Kerry’s Weak Negotiations And Shallow Words Don’t Leave Much To Hope With Climate Deals

Kerry’s Weak Negotiations And Shallow Words Don’t Leave Much To Hope With Climate Deals

History testifies that John Kerry is not the best negotiator that the U.S. has put to the field for their Special Climate Envoy. Biden administration seems to convey that it is one of the subjects they are not very concerned about to get a good deal out of, and merely wish to put up an eyewash.

The American interest has been crucified under his unable leadership time and again, from the blunders at the Iran Nuclear Deal, where he was trusted with the job of getting the deal signed, which would bind the theocratic regime. He miserably failed at the same, and rather ended up giving millions of taxpayer dollars to the sinister regime, used to fund nefarious activities, in desperation to get any set of papers signed, and obligations later the

Iranian officials blatantly recused themselves. Post that in 2013, Kerry’s negotiation skills let the country down when Syrian Dictator Bashar Assad slipped through the fingers of officials to be pinned for use of chemical weapons against his country’s own citizens. He left the center stage to be occupied and dictated by Russian President, Vladimir Putin.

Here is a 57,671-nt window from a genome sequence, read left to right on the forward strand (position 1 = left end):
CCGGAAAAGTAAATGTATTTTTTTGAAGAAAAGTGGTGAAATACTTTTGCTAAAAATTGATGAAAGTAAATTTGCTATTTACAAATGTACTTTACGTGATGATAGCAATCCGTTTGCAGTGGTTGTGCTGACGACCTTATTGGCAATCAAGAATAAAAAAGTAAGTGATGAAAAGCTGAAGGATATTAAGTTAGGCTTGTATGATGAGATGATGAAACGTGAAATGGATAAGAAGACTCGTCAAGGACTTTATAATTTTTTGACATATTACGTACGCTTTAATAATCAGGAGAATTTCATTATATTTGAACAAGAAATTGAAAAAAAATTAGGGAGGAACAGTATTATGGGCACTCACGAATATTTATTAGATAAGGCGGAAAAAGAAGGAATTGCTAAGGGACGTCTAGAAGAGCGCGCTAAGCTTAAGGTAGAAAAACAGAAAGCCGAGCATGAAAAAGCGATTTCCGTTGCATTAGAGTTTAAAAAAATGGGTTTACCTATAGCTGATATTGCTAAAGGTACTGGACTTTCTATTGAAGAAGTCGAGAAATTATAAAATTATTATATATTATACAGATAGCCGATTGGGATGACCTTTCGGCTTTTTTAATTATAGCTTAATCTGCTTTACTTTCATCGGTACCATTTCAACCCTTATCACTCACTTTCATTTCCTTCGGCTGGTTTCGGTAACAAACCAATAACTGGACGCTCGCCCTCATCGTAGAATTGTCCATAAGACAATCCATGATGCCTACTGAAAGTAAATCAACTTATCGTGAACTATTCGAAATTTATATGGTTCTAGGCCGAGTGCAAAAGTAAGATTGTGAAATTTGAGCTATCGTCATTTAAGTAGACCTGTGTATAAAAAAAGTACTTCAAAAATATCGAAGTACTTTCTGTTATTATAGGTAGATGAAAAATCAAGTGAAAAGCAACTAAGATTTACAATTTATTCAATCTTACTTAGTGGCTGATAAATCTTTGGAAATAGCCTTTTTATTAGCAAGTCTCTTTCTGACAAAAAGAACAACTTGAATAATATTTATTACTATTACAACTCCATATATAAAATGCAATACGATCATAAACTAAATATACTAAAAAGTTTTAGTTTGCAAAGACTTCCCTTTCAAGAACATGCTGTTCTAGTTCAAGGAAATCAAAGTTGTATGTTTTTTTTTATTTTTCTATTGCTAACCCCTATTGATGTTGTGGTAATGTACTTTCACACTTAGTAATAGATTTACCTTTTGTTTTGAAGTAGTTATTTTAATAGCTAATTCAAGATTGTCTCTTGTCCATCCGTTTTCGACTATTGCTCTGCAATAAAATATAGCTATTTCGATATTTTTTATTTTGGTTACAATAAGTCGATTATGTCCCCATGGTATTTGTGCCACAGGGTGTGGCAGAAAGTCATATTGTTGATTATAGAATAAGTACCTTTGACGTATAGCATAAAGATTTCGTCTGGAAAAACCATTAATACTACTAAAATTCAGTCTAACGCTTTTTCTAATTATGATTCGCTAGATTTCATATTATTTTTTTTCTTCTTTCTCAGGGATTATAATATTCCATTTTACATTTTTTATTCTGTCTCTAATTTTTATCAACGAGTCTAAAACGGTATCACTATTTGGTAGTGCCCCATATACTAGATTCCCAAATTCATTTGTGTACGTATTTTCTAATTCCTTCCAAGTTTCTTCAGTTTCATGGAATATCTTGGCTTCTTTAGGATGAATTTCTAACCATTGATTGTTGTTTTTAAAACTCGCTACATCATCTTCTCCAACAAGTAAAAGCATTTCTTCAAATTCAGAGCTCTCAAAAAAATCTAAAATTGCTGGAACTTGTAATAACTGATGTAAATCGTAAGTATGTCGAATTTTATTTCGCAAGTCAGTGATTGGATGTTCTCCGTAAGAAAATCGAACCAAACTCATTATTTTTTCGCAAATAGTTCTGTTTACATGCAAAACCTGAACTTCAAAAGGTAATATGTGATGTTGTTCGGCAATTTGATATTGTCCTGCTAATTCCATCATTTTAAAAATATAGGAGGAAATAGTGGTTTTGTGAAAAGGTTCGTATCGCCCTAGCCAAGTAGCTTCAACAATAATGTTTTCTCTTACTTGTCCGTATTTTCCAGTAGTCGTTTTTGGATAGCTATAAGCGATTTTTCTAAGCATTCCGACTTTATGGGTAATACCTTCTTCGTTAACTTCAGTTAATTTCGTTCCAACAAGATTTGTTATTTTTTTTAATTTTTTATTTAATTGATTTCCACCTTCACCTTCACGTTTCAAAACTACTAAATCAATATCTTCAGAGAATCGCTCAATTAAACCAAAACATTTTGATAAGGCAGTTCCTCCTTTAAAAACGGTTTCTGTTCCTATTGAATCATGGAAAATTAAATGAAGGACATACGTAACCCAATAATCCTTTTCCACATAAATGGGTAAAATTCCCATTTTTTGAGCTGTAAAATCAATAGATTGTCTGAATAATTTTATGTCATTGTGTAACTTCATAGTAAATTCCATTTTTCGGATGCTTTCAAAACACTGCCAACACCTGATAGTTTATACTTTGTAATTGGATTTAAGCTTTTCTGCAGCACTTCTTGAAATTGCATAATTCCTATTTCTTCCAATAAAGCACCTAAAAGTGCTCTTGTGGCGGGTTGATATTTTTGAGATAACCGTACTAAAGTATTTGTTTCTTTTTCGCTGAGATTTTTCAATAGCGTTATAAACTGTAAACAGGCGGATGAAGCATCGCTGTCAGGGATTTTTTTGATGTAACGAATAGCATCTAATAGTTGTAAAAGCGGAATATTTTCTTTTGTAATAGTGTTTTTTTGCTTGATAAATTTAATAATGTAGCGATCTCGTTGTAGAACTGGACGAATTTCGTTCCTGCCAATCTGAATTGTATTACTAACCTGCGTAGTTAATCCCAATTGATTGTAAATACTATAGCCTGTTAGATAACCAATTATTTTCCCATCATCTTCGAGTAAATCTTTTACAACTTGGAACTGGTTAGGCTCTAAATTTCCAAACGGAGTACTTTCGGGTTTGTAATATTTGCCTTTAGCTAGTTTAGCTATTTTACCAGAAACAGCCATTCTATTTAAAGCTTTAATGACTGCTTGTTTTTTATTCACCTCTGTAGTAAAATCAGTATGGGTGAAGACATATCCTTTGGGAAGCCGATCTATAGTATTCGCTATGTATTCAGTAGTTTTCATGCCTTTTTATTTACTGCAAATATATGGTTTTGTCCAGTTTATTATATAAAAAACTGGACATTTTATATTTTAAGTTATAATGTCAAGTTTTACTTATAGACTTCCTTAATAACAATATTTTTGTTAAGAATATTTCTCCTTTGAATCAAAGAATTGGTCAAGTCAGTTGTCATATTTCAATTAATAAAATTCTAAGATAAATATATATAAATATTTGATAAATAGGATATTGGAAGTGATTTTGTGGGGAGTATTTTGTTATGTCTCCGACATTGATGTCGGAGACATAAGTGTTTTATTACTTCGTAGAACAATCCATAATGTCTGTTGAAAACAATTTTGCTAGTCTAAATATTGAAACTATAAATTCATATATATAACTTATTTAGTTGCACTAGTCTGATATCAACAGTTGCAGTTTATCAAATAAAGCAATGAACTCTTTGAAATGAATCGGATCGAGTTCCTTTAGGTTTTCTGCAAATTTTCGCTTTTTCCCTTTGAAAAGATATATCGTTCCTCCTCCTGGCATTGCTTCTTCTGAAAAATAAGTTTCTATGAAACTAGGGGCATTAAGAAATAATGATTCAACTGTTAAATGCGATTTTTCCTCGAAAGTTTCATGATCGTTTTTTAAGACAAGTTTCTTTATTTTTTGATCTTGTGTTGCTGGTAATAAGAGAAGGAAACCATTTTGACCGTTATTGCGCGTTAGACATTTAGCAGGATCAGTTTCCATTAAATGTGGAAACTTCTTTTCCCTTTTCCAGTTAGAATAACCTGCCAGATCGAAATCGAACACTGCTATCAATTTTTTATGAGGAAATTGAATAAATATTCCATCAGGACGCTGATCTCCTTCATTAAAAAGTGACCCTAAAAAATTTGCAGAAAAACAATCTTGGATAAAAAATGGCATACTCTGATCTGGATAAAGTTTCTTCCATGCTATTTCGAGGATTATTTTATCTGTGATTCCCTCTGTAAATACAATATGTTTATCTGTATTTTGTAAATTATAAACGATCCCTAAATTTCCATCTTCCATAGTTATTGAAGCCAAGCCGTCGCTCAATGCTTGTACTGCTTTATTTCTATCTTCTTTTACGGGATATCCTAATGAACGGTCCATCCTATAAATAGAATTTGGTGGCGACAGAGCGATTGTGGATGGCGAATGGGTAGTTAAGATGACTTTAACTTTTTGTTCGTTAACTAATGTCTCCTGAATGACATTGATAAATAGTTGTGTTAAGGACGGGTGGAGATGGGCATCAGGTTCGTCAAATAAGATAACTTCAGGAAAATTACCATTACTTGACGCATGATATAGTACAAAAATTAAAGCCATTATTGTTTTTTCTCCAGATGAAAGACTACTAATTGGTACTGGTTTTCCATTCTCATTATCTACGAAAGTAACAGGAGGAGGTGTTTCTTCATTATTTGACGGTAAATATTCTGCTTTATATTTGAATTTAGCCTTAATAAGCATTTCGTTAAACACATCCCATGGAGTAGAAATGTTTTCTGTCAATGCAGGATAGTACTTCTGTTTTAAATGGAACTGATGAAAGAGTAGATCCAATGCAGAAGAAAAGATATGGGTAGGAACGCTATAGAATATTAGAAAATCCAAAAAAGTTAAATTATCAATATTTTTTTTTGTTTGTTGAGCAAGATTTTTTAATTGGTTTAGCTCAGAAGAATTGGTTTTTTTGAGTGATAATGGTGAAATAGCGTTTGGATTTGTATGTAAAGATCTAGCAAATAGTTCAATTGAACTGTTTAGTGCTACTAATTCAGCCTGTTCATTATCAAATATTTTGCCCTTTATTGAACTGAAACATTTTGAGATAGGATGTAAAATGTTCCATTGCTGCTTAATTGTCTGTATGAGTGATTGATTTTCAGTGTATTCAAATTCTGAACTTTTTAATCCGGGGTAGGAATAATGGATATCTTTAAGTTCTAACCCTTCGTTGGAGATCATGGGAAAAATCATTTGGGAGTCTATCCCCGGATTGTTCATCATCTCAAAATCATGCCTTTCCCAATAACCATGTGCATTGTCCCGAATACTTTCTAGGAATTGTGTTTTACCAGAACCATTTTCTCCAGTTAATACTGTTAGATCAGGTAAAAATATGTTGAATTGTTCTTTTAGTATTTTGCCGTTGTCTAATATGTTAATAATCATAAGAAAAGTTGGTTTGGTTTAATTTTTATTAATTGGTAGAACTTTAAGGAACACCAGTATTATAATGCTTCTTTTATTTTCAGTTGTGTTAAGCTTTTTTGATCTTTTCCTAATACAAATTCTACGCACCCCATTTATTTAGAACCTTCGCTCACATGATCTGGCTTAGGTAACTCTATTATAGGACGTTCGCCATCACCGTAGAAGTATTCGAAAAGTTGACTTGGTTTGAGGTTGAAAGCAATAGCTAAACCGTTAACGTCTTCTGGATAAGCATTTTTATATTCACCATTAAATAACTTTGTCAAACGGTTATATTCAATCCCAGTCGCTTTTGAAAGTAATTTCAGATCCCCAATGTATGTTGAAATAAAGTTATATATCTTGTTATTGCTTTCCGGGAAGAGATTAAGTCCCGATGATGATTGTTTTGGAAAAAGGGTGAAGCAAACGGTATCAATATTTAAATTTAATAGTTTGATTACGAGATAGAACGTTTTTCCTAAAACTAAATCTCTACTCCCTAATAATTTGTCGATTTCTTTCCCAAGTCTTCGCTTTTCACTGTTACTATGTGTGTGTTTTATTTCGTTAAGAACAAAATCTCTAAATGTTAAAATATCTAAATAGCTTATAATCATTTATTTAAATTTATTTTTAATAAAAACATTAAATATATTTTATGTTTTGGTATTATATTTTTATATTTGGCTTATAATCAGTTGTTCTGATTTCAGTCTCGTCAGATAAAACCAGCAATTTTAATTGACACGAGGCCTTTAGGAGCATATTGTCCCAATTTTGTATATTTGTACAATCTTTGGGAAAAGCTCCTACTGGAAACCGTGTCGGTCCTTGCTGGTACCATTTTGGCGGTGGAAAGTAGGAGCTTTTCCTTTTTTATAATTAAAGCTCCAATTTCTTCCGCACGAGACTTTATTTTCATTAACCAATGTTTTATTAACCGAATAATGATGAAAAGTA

This became a key weapon for Russians to use the Syrian ground to conduct atrocious activities and bombardments. However, U.S.’s John Kerry did a joint Press Conference with Russian Foreign Minister Sergey Lavrov, implying that the U.S. was aware and supportive of the Russian violations in Syria.

With the background of these incidents, there was not much hope going into the climate summit negotiations, and these expectations were lived up to. The ambiguously worded document that U.S. and China signed in Glasgow, Scotland puts the burden of performance squarely on America.

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The saving grace is that the document is non-binding, and should ideally not be approved in Congress when put to vote. It states only that both the U.S. and China will take unspecified “enhanced climate actions that raise ambition in the 2020s … in accordance with different national circumstances.”

It also contained, “the importance of the commitment made by developed countries” to spend $100 billion on climate change —playing in favor of China as it comes under the technical definition of a “developing” country.

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